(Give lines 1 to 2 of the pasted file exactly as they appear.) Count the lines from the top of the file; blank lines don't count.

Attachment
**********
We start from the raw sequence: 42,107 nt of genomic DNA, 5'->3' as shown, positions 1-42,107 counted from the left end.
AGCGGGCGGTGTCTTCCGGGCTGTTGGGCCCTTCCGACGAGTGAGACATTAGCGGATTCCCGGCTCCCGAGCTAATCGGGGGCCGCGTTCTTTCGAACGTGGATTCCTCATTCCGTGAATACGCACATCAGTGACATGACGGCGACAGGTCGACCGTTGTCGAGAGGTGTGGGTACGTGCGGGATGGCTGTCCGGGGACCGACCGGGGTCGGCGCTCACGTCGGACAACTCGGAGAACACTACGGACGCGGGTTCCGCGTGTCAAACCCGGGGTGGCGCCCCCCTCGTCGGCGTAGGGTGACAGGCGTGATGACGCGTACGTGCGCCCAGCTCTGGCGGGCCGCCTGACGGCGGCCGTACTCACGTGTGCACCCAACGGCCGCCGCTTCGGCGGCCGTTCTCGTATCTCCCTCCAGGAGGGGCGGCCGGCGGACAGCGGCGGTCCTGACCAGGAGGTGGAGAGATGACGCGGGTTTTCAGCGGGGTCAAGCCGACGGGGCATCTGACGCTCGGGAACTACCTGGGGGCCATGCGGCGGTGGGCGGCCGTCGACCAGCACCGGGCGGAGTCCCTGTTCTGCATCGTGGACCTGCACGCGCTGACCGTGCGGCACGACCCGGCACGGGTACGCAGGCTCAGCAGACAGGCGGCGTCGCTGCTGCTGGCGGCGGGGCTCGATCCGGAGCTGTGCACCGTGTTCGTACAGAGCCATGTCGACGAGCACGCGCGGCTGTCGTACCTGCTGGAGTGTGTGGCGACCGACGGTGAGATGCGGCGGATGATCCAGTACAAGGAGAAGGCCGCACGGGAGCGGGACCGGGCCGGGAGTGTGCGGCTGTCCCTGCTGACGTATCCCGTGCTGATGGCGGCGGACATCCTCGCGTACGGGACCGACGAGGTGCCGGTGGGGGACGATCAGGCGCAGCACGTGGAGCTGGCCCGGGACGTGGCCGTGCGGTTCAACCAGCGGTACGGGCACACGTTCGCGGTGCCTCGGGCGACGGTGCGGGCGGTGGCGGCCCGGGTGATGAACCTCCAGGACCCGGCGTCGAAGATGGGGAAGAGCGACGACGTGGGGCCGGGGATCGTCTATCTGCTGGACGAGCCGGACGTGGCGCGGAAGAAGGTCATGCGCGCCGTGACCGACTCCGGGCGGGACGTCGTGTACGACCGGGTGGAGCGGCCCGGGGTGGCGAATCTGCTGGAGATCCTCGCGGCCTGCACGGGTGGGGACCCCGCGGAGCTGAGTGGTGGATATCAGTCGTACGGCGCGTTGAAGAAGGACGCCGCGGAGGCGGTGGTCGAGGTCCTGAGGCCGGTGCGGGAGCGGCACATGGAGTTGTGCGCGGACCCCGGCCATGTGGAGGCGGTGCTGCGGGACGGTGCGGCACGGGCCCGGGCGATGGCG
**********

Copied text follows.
We start from the raw sequence: 42,107 nt of genomic DNA, 5'->3' as shown, positions 1-42,107 counted from the left end.
AGCGGGCGGTGTCTTCCGGGCTGTTGGGCCCTTCCGACGAGTGAGACATTAGCGGATTCCCGGCTCCCGAGCTAATCGGGGGCCGCGTTCTTTCGAACGTGGATTCCTCATTCCGTGAATACGCACATCAGTGACATGACGGCGACAGGTCGACCGTTGTCGAGAGGTGTGGGTACGTGCGGGATGGCTGTCCGGGGACCGACCGGGGTCGGCGCTCACGTCGGACAACTCGGAGAACACTACGGACGCGGGTTCCGCGTGTCAAACCCGGGGTGGCGCCCCCCTCGTCGGCGTAGGGTGACAGGCGTGATGACGCGTACGTGCGCCCAGCTCTGGCGGGCCGCCTGACGGCGGCCGTACTCACGTGTGCACCCAACGGCCGCCGCTTCGGCGGCCGTTCTCGTATCTCCCTCCAGGAGGGGCGGCCGGCGGACAGCGGCGGTCCTGACCAGGAGGTGGAGAGATGACGCGGGTTTTCAGCGGGGTCAAGCCGACGGGGCATCTGACGCTCGGGAACTACCTGGGGGCCATGCGGCGGTGGGCGGCCGTCGACCAGCACCGGGCGGAGTCCCTGTTCTGCATCGTGGACCTGCACGCGCTGACCGTGCGGCACGACCCGGCACGGGTACGCAGGCTCAGCAGACAGGCGGCGTCGCTGCTGCTGGCGGCGGGGCTCGATCCGGAGCTGTGCACCGTGTTCGTACAGAGCCATGTCGACGAGCACGCGCGGCTGTCGTACCTGCTGGAGTGTGTGGCGACCGACGGTGAGATGCGGCGGATGATCCAGTACAAGGAGAAGGCCGCACGGGAGCGGGACCGGGCCGGGAGTGTGCGGCTGTCCCTGCTGACGTATCCCGTGCTGATGGCGGCGGACATCCTCGCGTACGGGACCGACGAGGTGCCGGTGGGGGACGATCAGGCGCAGCACGTGGAGCTGGCCCGGGACGTGGCCGTGCGGTTCAACCAGCGGTACGGGCACACGTTCGCGGTGCCTCGGGCGACGGTGCGGGCGGTGGCGGCCCGGGTGATGAACCTCCAGGACCCGGCGTCGAAGATGGGGAAGAGCGACGACGTGGGGCCGGGGATCGTCTATCTGCTGGACGAGCCGGACGTGGCGCGGAAGAAGGTCATGCGCGCCGTGACCGACTCCGGGCGGGACGTCGTGTACGACCGGGTGGAGCGGCCCGGGGTGGCGAATCTGCTGGAGATCCTCGCGGCCTGCACGGGTGGGGACCCCGCGGAGCTGAGTGGTGGATATCAGTCGTACGGCGCGTTGAAGAAGGACGCCGCGGAGGCGGTGGTCGAGGTCCTGAGGCCGGTGCGGGAGCGGCACATGGAGTTGTGCGCGGACCCCGGCCATGTGGAGGCGGTGCTGCGGGACGGTGCGGCACGGGCCCGGGCGATGGCG